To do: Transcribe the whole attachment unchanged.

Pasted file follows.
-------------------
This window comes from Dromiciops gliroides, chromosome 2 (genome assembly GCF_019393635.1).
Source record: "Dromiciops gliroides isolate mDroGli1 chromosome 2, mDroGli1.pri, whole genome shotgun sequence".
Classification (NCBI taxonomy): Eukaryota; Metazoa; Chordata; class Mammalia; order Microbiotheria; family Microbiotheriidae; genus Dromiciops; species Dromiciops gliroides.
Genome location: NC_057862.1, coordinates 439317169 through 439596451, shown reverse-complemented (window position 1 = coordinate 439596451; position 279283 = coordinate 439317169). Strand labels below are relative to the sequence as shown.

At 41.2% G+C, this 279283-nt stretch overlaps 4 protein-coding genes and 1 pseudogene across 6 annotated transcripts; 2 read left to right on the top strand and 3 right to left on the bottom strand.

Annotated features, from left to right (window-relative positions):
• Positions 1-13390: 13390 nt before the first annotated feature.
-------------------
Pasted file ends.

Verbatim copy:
This window comes from Dromiciops gliroides, chromosome 2 (genome assembly GCF_019393635.1).
Source record: "Dromiciops gliroides isolate mDroGli1 chromosome 2, mDroGli1.pri, whole genome shotgun sequence".
Classification (NCBI taxonomy): Eukaryota; Metazoa; Chordata; class Mammalia; order Microbiotheria; family Microbiotheriidae; genus Dromiciops; species Dromiciops gliroides.
Genome location: NC_057862.1, coordinates 439317169 through 439596451, shown reverse-complemented (window position 1 = coordinate 439596451; position 279283 = coordinate 439317169). Strand labels below are relative to the sequence as shown.

At 41.2% G+C, this 279283-nt stretch overlaps 4 protein-coding genes and 1 pseudogene across 6 annotated transcripts; 2 read left to right on the top strand and 3 right to left on the bottom strand.

Annotated features, from left to right (window-relative positions):
• Positions 1-13390: 13390 nt before the first annotated feature.